September 25th, 2006
I wonder sometimes if activists have lost sight of the purpose of activism.
Is it to try to convince the general public to listen to your views and consider your arguments, so they can form well-informed opinions which (hopefully) come close to reflecting yours?
Or is it to make a lot of noise so you can feel better afterwards?
I think we saw a little of both this past weekend in Palm Spring, CA, where Focus on the Family sponsored a “Love Won Out” conference, highlighting their programs for gay men and women who wish to try to change their sexual orientation. The conference took place on Saturday at Southwest Community Church in nearby Indian Wells.
I joined Daniel Gonzales and Timothy Kincaid of “Ex-Gay Watch (along with Ex-Gay Watch readers and frequent commenters Regan DuCasse and Scott) for a morning vigil to greet the 1,400 participants as they arrived at the church. (You can read Daniel’s description of the events here. He also provided the pictures for this post.)
We arrived bright and early at 6:45 in the morning and staked out our corner next to the entrance. From there, we smiled and waved and offered a cheerful “Good morning!” to everyone who arrived for the conference. Most smiled and waved back, others were more determined to ignore our presence. Only a few passersby yelled anything unfriendly, but only one was a conference participant. Out of 1,400 who attended, that’s pretty good.
Daniel observed that this is pretty common. When he attended other vigils, it wasn’t unusual for some participants to walk over to where they were gathered to engage in a friendly conversation with them. And sure enough, one very nice young lady came over to introduce herself and welcome us to Indian Wells. She commented on how great it is that we can all gather peacefully to offer our own perspectives on any subject, no matter what side of the debate we’re on – and no matter how strongly we may disagree.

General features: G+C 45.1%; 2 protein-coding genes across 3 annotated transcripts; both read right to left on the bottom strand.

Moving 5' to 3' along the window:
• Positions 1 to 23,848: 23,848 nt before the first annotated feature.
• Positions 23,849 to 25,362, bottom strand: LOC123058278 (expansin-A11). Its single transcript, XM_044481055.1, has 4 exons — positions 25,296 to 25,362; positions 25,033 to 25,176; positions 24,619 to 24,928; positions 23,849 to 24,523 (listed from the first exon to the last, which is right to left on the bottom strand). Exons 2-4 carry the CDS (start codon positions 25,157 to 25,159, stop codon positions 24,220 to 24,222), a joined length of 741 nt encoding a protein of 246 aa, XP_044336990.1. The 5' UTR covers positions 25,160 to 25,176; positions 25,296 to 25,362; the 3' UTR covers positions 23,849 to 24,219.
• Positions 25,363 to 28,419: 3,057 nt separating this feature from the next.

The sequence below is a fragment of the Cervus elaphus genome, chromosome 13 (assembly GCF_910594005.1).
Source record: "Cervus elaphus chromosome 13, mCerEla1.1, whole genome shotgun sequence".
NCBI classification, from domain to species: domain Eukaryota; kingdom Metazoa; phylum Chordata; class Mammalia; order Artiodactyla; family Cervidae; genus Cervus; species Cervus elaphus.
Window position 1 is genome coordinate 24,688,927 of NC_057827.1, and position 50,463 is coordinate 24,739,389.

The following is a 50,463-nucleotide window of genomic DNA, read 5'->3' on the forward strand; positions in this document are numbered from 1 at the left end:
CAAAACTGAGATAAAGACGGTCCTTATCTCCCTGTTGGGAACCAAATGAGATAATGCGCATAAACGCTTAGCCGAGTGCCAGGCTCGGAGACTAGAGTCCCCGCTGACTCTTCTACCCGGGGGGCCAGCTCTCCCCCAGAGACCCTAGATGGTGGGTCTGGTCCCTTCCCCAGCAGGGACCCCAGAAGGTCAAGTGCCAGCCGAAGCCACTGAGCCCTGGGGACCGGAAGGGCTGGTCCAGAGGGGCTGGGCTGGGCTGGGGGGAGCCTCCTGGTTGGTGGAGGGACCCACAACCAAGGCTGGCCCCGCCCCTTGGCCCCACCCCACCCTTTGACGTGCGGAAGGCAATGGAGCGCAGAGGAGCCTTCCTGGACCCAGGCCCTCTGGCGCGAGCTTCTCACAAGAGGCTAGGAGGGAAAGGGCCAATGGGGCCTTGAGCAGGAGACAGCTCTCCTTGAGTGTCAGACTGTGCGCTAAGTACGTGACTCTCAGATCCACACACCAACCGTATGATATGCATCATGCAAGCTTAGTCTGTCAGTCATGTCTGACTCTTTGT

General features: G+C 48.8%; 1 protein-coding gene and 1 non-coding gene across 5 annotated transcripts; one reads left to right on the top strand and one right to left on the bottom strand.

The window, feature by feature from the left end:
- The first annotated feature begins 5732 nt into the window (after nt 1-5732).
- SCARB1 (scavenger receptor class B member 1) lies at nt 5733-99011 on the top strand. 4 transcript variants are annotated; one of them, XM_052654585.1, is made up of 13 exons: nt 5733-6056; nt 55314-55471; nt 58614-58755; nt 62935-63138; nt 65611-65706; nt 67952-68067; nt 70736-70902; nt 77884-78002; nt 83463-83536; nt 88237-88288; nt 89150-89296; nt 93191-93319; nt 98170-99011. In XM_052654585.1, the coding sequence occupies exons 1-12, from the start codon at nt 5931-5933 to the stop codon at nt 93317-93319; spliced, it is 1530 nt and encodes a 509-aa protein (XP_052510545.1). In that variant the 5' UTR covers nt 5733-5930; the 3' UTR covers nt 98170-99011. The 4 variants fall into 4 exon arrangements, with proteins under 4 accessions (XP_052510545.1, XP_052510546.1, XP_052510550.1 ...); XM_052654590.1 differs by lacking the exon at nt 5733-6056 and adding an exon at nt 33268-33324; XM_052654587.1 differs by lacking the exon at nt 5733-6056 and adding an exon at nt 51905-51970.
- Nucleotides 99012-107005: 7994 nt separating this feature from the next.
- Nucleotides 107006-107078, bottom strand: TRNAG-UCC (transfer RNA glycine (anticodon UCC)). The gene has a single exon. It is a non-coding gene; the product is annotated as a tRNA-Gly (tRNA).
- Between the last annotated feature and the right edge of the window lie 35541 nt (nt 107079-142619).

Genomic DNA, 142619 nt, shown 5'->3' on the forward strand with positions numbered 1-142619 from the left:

On that point, at least, we were in agreement. Which is terrific, because all conversations have to start somewhere.
We were there to show by our own examples that gays and lesbians are not the disturbed, disease-ridden, depressed, lonely, intolerant, maladjusted malcontents that conference organizers would portray us to be. On that note, I think our mission was successful. And as a bonus, I’d have to say that we felt better afterwards.
Things were a little different with the “official” Unity Rally protest.
For the morning demonstration, their buses arrived late, some half-hour after the conference check-in had begun begun and the parking lot was nearly half full. They marched around in circles while the leader with the bullhorn prohibited anyone from stopping or engaging in any conversation.
I don’t know much about the rally organizers, but given that this was an ex-gay function we were there to greet, they didn’t appear interested in taking advantage of our backgrounds and knowledge. They did invite us to get in line and walk around in circles with them. We declined, and maintained our positions at the curb next to the entrance, where we could continue to offer our cheerful “Good Mornings!”, waving and smiling to everyone who approached the entrance. We felt that was the best message to send: a warm greeting, a smile, and a welcome.
The rally protestors left after about an hour, even though conference check-in was scheduled to continue for another half-hour. Timothy joked that if he were attending the conference, he probably wouldn’t arrive until about a minute before the official starting time. Me, I’m nearly always running about ten minutes late for just about anything. So we stayed and welcomed the stragglers.
The Unity Rally that was held later that morning at a park in Palm Springs was rather self-congratulatory – lots of speeches about who called whom to organize the community to do something, and about how proud they were that they had pulled it all off, and that it was a local effort.
Which, as far as that goes, is as it should be. They did a wonderful job with the logistics and organization of a mass-demonstration. It takes a lot of very committed local people to pull off a tremendous undertaking like that. The congratulations were well-earned.